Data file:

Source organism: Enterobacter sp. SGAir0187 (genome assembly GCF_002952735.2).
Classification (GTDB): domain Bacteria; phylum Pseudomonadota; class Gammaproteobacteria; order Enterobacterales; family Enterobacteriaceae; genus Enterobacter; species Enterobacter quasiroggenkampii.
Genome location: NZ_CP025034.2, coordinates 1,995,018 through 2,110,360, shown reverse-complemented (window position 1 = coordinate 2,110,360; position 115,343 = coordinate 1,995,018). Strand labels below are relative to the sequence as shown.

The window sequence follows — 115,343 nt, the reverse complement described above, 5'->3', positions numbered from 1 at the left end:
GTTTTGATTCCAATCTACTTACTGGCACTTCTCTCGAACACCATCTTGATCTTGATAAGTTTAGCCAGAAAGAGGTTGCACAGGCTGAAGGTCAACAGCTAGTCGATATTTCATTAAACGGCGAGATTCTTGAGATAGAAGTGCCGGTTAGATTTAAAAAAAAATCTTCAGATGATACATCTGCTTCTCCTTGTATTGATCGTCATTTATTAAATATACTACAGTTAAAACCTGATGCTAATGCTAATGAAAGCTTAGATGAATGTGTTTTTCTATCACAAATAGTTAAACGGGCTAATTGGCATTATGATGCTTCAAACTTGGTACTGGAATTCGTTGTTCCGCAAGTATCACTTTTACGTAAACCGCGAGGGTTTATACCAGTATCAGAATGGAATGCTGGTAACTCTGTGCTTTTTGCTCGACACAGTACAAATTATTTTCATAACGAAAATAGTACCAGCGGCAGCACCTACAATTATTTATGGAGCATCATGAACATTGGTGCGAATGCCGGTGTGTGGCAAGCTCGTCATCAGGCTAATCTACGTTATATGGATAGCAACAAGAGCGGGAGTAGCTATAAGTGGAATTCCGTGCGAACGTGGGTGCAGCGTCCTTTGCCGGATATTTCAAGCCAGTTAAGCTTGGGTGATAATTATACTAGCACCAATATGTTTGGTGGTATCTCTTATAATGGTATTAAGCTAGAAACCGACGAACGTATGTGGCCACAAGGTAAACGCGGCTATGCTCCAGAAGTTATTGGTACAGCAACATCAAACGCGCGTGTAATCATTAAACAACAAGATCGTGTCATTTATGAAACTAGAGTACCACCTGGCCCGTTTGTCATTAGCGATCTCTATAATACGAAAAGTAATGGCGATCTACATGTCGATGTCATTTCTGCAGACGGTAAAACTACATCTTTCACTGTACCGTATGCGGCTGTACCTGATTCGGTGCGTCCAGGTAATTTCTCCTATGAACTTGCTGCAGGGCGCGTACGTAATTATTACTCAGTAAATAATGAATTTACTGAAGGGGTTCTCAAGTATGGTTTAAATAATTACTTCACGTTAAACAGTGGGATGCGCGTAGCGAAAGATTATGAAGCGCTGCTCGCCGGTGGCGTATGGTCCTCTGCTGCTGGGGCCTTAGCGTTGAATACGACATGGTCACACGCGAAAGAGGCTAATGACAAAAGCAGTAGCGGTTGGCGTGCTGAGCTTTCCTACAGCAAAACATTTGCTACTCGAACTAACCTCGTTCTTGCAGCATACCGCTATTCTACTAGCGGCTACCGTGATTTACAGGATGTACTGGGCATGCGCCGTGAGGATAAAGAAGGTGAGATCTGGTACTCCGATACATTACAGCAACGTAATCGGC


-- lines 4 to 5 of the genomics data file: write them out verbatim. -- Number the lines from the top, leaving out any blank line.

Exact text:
The window sequence follows — 115,343 nt, the reverse complement described above, 5'->3', positions numbered from 1 at the left end:
GTTTTGATTCCAATCTACTTACTGGCACTTCTCTCGAACACCATCTTGATCTTGATAAGTTTAGCCAGAAAGAGGTTGCACAGGCTGAAGGTCAACAGCTAGTCGATATTTCATTAAACGGCGAGATTCTTGAGATAGAAGTGCCGGTTAGATTTAAAAAAAAATCTTCAGATGATACATCTGCTTCTCCTTGTATTGATCGTCATTTATTAAATATACTACAGTTAAAACCTGATGCTAATGCTAATGAAAGCTTAGATGAATGTGTTTTTCTATCACAAATAGTTAAACGGGCTAATTGGCATTATGATGCTTCAAACTTGGTACTGGAATTCGTTGTTCCGCAAGTATCACTTTTACGTAAACCGCGAGGGTTTATACCAGTATCAGAATGGAATGCTGGTAACTCTGTGCTTTTTGCTCGACACAGTACAAATTATTTTCATAACGAAAATAGTACCAGCGGCAGCACCTACAATTATTTATGGAGCATCATGAACATTGGTGCGAATGCCGGTGTGTGGCAAGCTCGTCATCAGGCTAATCTACGTTATATGGATAGCAACAAGAGCGGGAGTAGCTATAAGTGGAATTCCGTGCGAACGTGGGTGCAGCGTCCTTTGCCGGATATTTCAAGCCAGTTAAGCTTGGGTGATAATTATACTAGCACCAATATGTTTGGTGGTATCTCTTATAATGGTATTAAGCTAGAAACCGACGAACGTATGTGGCCACAAGGTAAACGCGGCTATGCTCCAGAAGTTATTGGTACAGCAACATCAAACGCGCGTGTAATCATTAAACAACAAGATCGTGTCATTTATGAAACTAGAGTACCACCTGGCCCGTTTGTCATTAGCGATCTCTATAATACGAAAAGTAATGGCGATCTACATGTCGATGTCATTTCTGCAGACGGTAAAACTACATCTTTCACTGTACCGTATGCGGCTGTACCTGATTCGGTGCGTCCAGGTAATTTCTCCTATGAACTTGCTGCAGGGCGCGTACGTAATTATTACTCAGTAAATAATGAATTTACTGAAGGGGTTCTCAAGTATGGTTTAAATAATTACTTCACGTTAAACAGTGGGATGCGCGTAGCGAAAGATTATGAAGCGCTGCTCGCCGGTGGCGTATGGTCCTCTGCTGCTGGGGCCTTAGCGTTGAATACGACATGGTCACACGCGAAAGAGGCTAATGACAAAAGCAGTAGCGGTTGGCGTGCTGAGCTTTCCTACAGCAAAACATTTGCTACTCGAACTAACCTCGTTCTTGCAGCATACCGCTATTCTACTAGCGGCTACCGTGATTTACAGGATGTACTGGGCATGCGCCGTGAGGATAAAGAAGGTGAGATCTGGTACTCCGATACATTACAGCAACGTAATCGGC